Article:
S Ghosh, S Mukhopadhyay, D Sanyal, M Raychaudhuri, K Pandit, S Mukherjee, S Chowdhury
gitelman syndrome, hypokalaemia, periodic paralysis
S Ghosh, S Mukhopadhyay, D Sanyal, M Raychaudhuri, K Pandit, S Mukherjee, S Chowdhury. Gitelman syndrome presenting as Hypokalaemic Periodic Paralysis. The Internet Journal of Endocrinology. 2007 Volume 4 Number 2.
Several clinical syndromes may present as Hypokalaemic Periodic Paralysis (HPP). We present a young female who developed HPP due to Gitelman syndrome.
A 31-year old female patient was admitted to hospital as an medical emergency with sudden onset weakness of all four limbs. She had three similar episodes in the past. Each of these previous episodes of quadriparesis was of sudden onset ascending lower motor neuron symptoms without cranial nerve, sensory, bladder-bowel or respiratory muscle involvement. Each time there was documented hypokalaemia (2.0, 2.2 and 2.4 mmol/L respectively). During each episode, she was treated with potassium supplementation (including intravenous potassium chloride), spironolactone and acetazolamide and recovered within two days.
The patient was asymptomatic for three years but developed a similar attack of flaccid quadriparesis when the family physician asked her to stop potassium supplementation. Again there was symmetrical, flaccid quadriparesis with no cranial nerve, sensory or sphincter involvement. Blood pressure was 130/80 mm Hg, respiratory rate was 44/min and unlike in the previous episodes, the patient developed impending ventilatory failure with a single breath count of 10. She was immediately transferred to the Intensive Therapy Unit. Intravenous potassium chloride was started in the dose of 40 mmol/l in 3 liters of fluid/ day and continued for two days, followed by oral potassium chloride 80 mmol /day. Ventilatory support was not needed. Over the next two days, the paresis improved and single breath count improved to 32.
The ABG showed pH of 7.475, 7.36 to 7.44, PCO2 of 37.5 mm Hg, PO2 of 83.4 mm HG, HCO3 of 27.7 mm Hg, SaO2 of 94.2%, Hb-13 gm% and PCV-39%. There was no history of intake of drugs causing hypokalaemia, i.e. diuretics, insulin, 2-agonist or -antagonist, vitamin B12, folic acid, penicillin, aminoglycosides or amphoterecin-B. Thyroid function test was- T3-120 ng/ml, T4-8.2 g/dl, TSH-2.2 U/ml. 8 A.M cortisol after 1 mg overnight dexamethasone was 0.85 g/dl. Tensilon test was negative. Serum Na + was 141 mmol/l, K + was 4.2 mmol/L (after correction), calcium was 9.0 mg/dl and magnesium was 1.6 meq/L (N= 1.8-3 mg/dl). 24 hours urinary Na + was 198 meq(NR=100-260 meq), K + was 73.6 meq (N<15 meq/l), calcium was 96 mg (NR= 100-400 mg) and magnesium-50 mg was (N<31 mg). CSF and NCV studies were planned to exclude AIDP but were not needed as the patient improved rapidly. Kaluresis, hypocalciuria, hypermagnesuria and hypomagnesaemia suggested a diagnosis of Gitelman syndrome. She was discharged within four days with the advice to continue acetazolamide, spironolactone and potassium chloride long term.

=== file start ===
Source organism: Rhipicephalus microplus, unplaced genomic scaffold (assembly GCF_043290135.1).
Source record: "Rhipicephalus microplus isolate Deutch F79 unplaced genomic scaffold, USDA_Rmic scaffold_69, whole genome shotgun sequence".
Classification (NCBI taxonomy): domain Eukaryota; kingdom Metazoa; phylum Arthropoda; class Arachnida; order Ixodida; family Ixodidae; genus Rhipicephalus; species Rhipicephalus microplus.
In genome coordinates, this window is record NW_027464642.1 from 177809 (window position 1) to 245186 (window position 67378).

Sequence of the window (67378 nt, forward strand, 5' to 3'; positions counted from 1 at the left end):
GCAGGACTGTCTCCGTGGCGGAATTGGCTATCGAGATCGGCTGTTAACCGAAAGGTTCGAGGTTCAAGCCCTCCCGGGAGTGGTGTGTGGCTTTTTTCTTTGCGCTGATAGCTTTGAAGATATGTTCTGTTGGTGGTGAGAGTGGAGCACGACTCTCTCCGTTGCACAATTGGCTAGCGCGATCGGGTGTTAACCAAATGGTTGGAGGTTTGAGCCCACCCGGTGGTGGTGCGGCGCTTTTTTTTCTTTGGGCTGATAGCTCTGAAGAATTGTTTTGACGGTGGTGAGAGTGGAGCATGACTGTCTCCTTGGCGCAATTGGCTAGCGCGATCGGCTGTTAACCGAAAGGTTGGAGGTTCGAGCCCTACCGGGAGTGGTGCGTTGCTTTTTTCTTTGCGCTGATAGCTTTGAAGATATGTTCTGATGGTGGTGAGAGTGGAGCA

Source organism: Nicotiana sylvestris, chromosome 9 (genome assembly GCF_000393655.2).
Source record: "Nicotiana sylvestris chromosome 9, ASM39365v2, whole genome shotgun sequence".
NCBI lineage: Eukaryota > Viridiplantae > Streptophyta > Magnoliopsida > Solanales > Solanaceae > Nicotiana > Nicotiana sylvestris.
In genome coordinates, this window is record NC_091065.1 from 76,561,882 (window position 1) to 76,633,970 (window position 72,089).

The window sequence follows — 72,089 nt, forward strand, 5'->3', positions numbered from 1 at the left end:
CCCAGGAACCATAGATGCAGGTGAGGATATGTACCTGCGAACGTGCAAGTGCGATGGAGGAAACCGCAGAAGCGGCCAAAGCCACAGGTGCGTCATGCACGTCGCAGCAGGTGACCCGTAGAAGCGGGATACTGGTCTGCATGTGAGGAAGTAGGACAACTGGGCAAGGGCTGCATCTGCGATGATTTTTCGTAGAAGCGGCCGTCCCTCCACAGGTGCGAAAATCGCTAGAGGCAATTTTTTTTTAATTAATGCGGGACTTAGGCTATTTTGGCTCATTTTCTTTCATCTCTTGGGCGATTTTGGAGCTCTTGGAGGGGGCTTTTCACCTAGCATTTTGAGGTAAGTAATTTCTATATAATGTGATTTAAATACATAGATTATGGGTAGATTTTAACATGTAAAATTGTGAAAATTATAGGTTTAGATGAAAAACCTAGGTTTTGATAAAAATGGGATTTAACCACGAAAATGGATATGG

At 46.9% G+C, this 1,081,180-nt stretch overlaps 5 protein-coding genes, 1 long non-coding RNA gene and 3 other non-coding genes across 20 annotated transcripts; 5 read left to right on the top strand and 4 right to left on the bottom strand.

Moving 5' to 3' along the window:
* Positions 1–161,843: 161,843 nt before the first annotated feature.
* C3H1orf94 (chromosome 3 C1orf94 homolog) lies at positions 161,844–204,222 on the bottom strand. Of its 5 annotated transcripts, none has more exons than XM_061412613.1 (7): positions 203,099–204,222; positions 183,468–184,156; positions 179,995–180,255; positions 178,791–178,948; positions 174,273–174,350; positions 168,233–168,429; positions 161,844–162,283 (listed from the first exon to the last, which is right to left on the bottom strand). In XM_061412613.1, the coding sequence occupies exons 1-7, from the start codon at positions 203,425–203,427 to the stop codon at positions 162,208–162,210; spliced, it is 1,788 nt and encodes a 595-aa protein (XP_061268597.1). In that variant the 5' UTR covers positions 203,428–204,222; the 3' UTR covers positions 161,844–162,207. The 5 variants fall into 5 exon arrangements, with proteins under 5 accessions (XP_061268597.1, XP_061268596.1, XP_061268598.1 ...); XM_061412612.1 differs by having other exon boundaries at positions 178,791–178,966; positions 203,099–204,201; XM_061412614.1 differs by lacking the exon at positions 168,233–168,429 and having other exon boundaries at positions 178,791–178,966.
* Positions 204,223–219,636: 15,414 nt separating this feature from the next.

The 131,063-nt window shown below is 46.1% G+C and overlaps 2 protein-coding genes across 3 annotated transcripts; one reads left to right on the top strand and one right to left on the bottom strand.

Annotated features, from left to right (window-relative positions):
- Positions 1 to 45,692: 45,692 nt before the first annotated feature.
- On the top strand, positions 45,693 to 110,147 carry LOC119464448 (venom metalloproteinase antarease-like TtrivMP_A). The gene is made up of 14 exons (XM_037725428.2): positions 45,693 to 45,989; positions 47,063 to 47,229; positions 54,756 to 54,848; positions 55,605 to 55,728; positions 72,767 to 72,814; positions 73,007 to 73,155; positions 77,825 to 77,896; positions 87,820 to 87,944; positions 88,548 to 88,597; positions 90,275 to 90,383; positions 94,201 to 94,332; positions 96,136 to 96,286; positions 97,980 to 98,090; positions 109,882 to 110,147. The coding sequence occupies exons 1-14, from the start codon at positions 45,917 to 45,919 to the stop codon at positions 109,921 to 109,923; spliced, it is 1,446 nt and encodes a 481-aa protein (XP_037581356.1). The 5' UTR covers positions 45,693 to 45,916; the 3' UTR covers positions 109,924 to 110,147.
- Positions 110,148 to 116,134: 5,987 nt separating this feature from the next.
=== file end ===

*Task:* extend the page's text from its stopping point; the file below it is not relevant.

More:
Gitelman syndrome and Bartter syndrome are two rare autosomal recessive conditions with distinct chloride channelopathies and have three cardinal features- hypokalaemia, metabolic alkalosis and normal to low B.P. While the latter is characterized by hypercalcuria with normal serum and urinary magnesium levels, the former is associated with hypocalcuria, hypermagnesuria and hypomagnesaemia, as in our case.
The usual mode of presentation of Gitelman syndrome is with weakness, fatigue, muscle cramps and nocturia in adolescents and young adults. Gitleman syndrome can present with carpopedal symptoms and there are reports of patients developing ventricular tachycardia induced by hypokalemia and hypomagnesemia
Gitelman syndrome, is due to loss-of-function mutation of the thiazide-sensitive Na-Cl co-transporter. Reduced Na + reabsorption results in volume depletion, eventually leading to kaluresis and hypokalaemia. Loss of activity of thiazide-sensitive Na-Cl co-transporter causes increased calcium reabsorption and produces hypocalciuria. Patients with Bartter syndrome and Gitelman syndrome have reduced vascular reactivity, normo-hypotension and decreased peripheral resistances in spite of biochemical abnormalities typical of hypertension.
Our patient had the typical biochemical features of Gitleman syndrome. 1,2 However our patients presentation was most unusual.
Gitelman syndrome, a rare chloride-channelopathy associated with hypokalaemia, hypomagnesaemia, hypermagnesuria and hypocalciuria, may present with periodic paralysis.
Ventilatory failure may necessitate intensive care.
Hypokalaemia may be present even in the asymptomatic period, unlike in the classical hypokalaemic periodic paralysis, where patients are mostly normokalaemic during the intervening, asymptomatic periods.
The authors acknowledge the assistance of Dr. Bibek Roychowdhury in the preparation of this manuscript.
Sujoy Ghosh 15, Woodend Oval Dalmellington Road Ayr Ayrshire Post code KA6 6AF Email: firstname.lastname@example.org Telephone 01292 265139